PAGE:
As the swift seasons roll!
Leave thy low-vaulted past!
Let each temple, nobler than the last,
Shut thee from heaven within a dome more vast,
Till thou at length art free,
Leaving thine outgrown shell by life's unwresting sea!"

O. W. Holmes.


When he heard the owls at midnight,
Hooting, laughing in the forest,
"What is that?" he cried in terror;
"What is that?" he said, "Nokomis?"
And the good Nokomis answered:
"That is but the owl and owlet,
Talking in their native language,
Talking, scolding at each other."
Then the little Hiawatha
Learned of every bird its language,
Learned their names and all their secrets,
How they built their nests in Summer,
Where they hid themselves in Winter,
Talked with them whene'er he met them,
Called them "Hiawatha's Chickens."
Of all beasts he learned the language,
Learned their names and all their secrets,
How the beavers built their lodges,
Where the squirrels hid their acorns,
How the reindeer ran so swiftly,
Why the rabbit was so timid,
Talked with them whene'er he met them,
Called them "Hiawatha's Brothers."
Then Iagoo, the great boaster,
He the marvellous story-teller,
He the traveller and the talker,
He the friend of old Nokomis,
Made a bow for Hiawatha;
From a branch of ash he made it,
From an oak-bough made the arrows,
Tipped with flint, and winged with feathers,
And the cord he made of deer-skin.
Then he said to Hiawatha:
"Go, my son, into the forest,
Where the red deer herd together,
Kill for us a famous roebuck,
Kill for us a deer with antlers!"
Forth into the forest straightway
All alone walked Hiawatha
Proudly, with his bow and arrows;
And the birds sang ruffed him, o'er him,
"Do not shoot us, Hiawatha!"
Sang the robin, the Opechee,
Sang the bluebird, the Owaissa,
"Do not shoot us, Hiawatha!"
Up the oak-tree, close beside him,
Sprang the squirrel, Adjidaumo,
In and out among the branches,
Coughed and chattered from the oak-tree,
Laughed, and said between his laughing,
"Do not shoot me, Hiawatha!"
And the rabbit from his pathway
Leaped aside, and at a distance
Sat erect upon his haunches,
Half in fear and half in frolic,
Saying to the little hunter,
"Do not shoot me, Hiawatha!"
But he heeded not, nor heard them,
For his thoughts were with the red deer;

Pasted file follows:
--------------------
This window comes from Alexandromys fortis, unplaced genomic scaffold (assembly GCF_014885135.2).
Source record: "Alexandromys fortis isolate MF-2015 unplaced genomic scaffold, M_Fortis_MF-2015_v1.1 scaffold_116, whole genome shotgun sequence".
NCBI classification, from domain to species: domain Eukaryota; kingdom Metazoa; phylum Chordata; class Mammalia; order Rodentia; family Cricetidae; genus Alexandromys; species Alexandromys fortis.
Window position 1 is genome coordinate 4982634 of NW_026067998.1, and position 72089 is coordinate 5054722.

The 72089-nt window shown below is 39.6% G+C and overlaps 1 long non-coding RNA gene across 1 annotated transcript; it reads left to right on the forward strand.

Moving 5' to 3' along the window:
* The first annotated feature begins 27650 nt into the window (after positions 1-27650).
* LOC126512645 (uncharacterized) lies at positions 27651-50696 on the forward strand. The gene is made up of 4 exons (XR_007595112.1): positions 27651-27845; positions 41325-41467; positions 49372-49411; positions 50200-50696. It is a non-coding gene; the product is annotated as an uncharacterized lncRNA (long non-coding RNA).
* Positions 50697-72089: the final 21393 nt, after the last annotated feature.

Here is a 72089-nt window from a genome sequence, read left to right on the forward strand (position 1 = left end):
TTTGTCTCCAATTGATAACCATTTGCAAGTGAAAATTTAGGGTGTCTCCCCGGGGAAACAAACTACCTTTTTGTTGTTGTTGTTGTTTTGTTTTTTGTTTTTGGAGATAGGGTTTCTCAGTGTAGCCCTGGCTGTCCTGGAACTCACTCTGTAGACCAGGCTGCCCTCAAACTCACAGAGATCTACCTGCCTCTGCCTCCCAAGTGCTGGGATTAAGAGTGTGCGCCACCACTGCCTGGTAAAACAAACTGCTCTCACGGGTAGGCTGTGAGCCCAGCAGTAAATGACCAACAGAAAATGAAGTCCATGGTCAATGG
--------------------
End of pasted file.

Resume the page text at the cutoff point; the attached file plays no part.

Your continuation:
On their tracks his eyes were fastened,
Leading downward to the river,
To the ford across the river,
And as one in slumber walked he.

H. W. Longfellow: Hiawatha.


The Being that is in the clouds and air,
That is in the green leaves among the groves,
Maintains a deep and reverential care
For the unoffending creatures whom he loves.
One lesson, Shepherd, let us two divide,
Taught both by what He shows, and what conceals,
Never to blend our pleasure or our pride
With sorrow of the meanest thing that feels.



And sooth to say, yon vocal grove
Albeit uninspired by love,
By love untaught to ring,
May well afford to mortal ear
An impulse more profoundly dear
Than music of the spring.
But list! though winter storms be nigh
Unchecked is that soft harmony:
There lives Who can provide,
For all his creatures: and in Him,
Even like the radiant Seraphim,
These choristers confide.



Happy, happy liver,
With a soul as strong as a mountain river,
Pouring out praises to the Almighty Giver.



When weary, weary winter
Hath melted into air,
And April leaf and blossom
Hath clothed the branches bare,
Came round our English dwelling
A voice of summer cheer:
'Twas thine, returning swallow,
The welcome and the dear.
Far on the billowy ocean
A thousand leagues are we,
Yet here, sad hovering o'er our bark,
What is it that we see?
Dear old familiar swallow,
What gladness dost thou bring:
Here rest upon our flowing sail
Thy weary, wandering wing.

Mrs. Howitt.


Birds, joyous birds of the wandering wing